Full, comprehensive ceasefire begins in Ukraine
Ukraine’s government forces and Russia-backed separatists seek to end years of hostilities in the country’s east.
Ukrainian troops and Russia-backed separatists have begun a full and comprehensive ceasefire in a new bid to try and end years of hostilities in the war-torn country’s east.
The truce, which came into force at midnight on Monday, had been agreed last week by negotiators from Ukraine, Russia and the Organization for Security and Co-operation in Europe (OSCE).
The Ukrainian army said an order had been issued to comply with a “full and comprehensive ceasefire”. Hours later it accused the separatists of having violated the truce.
“Unfortunately, from the enemy side, there were shots fired at 00:20 (21:20 GMT) and 00:45 (21:45 GMT),” Ukrainian General Volodymyr Kravchenko told a news conference, according to comments carried by state news agency Ukrinform.
The Ukrainian military said in a statement that the shooting occurred near the town of Uzhivka, south of the rebel stronghold city of Donetsk. Kravchenko said that the Ukrainian military was continuing to observe the ceasefire.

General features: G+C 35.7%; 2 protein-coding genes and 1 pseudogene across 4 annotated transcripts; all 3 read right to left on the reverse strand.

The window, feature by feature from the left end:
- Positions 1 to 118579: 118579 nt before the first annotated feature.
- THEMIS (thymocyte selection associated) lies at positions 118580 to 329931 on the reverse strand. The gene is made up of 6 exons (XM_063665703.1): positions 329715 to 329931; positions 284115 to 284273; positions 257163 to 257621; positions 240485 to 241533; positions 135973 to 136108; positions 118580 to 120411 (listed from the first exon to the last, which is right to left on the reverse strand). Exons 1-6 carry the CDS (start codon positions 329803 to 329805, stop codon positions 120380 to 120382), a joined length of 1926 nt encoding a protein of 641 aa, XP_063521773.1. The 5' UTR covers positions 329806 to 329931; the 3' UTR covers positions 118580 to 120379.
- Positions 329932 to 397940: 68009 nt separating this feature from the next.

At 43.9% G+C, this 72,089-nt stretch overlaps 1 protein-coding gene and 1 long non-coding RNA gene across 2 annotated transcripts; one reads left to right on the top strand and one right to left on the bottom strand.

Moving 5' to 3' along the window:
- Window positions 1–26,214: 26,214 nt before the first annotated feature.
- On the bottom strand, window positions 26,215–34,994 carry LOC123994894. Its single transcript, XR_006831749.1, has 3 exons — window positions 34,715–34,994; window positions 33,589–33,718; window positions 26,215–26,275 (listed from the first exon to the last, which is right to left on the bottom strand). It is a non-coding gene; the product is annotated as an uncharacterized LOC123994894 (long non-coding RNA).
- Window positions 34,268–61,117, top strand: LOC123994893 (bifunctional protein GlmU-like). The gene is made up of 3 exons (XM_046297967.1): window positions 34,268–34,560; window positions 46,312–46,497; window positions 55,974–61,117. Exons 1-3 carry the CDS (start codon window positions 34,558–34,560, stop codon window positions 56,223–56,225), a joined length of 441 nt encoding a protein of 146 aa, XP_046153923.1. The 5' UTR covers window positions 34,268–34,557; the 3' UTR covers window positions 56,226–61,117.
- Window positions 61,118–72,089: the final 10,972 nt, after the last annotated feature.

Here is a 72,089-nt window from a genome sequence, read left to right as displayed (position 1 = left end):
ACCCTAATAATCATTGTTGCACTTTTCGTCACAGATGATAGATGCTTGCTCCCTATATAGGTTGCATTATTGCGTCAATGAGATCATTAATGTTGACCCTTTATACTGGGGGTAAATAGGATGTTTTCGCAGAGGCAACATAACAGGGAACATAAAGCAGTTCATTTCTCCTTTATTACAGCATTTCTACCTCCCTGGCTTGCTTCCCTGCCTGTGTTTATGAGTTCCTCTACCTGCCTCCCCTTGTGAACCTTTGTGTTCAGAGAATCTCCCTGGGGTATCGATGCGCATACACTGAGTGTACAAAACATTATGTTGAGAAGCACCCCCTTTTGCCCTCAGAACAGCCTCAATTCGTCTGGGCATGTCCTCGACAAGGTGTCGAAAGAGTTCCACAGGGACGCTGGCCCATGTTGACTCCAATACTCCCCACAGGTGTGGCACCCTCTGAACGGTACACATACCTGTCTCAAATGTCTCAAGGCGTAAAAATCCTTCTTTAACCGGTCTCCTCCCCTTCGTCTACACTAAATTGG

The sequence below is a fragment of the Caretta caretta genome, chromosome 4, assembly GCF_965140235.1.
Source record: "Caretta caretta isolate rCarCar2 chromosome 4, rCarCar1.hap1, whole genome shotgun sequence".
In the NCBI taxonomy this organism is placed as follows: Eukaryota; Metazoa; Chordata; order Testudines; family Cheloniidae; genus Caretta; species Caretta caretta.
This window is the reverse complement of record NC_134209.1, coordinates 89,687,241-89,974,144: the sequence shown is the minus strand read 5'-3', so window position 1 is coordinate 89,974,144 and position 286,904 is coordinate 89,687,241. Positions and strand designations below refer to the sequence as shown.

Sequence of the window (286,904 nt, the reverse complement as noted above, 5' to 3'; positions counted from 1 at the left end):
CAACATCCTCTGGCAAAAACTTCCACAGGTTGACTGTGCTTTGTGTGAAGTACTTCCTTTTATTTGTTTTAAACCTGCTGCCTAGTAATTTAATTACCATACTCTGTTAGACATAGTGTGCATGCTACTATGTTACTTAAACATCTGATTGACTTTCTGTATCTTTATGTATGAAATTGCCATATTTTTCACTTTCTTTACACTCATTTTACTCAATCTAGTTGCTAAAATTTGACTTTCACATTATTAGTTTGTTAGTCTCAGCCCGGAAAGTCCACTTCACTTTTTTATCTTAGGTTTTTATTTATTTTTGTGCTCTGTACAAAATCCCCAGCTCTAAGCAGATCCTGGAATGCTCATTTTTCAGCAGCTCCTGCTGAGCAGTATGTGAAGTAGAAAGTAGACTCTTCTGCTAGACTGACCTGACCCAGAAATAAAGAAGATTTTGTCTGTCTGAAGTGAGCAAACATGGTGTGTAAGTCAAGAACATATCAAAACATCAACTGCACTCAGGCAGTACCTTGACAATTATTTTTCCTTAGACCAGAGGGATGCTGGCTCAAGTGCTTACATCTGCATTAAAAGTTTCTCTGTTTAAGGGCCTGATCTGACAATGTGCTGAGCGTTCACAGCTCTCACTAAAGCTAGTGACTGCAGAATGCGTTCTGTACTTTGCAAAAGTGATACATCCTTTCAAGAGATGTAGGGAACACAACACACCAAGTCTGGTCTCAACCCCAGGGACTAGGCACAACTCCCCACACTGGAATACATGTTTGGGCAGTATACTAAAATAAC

He said enemy shots had also been registered about 9am (06:00 GMT), near the town of Novomikhailovka, south-west of Donetsk. He said the shots had not endangered Ukrainian military forces.
Representatives of the self-proclaimed Donetsk People’s Republic denied the accusations, saying in a statement that it was “strictly abiding by the obligations”.
Under the terms of the agreement, the use of any weapons, including small arms, is prohibited.
Since the conflict broke out between Kyiv forces and pro-Moscow separatists in 2014, there have been numerous attempts to end the fighting but those ceasefires never held long enough to pave the way for peace talks.
On Sunday, Ukrainian President Volodymyr Zelenskyy called Russian leader Vladimir Putin to discuss the ceasefire agreement and steps to end the war.
Putin stressed the importance of implementing a peace deal agreed in Minsk, Belarus, in 2015, the Kremlin said.
Ukraine has been fighting separatists in the Donetsk and Luhansk regions following Moscow’s annexation of the Crimean Peninsula in 2014.
More than 13,000 people have been killed in the conflict so far.
Kyiv and its Western allies accuse Moscow of supporting separatists with troops and arms, a claim the Kremlin has always denied.
Four-way talks between France, Germany, Russia and Ukraine seek the withdrawal of heavy weapons, the restoration of Kyiv’s control over its borders, wider autonomy for the Donetsk and Luhansk regions and the holding of local elections.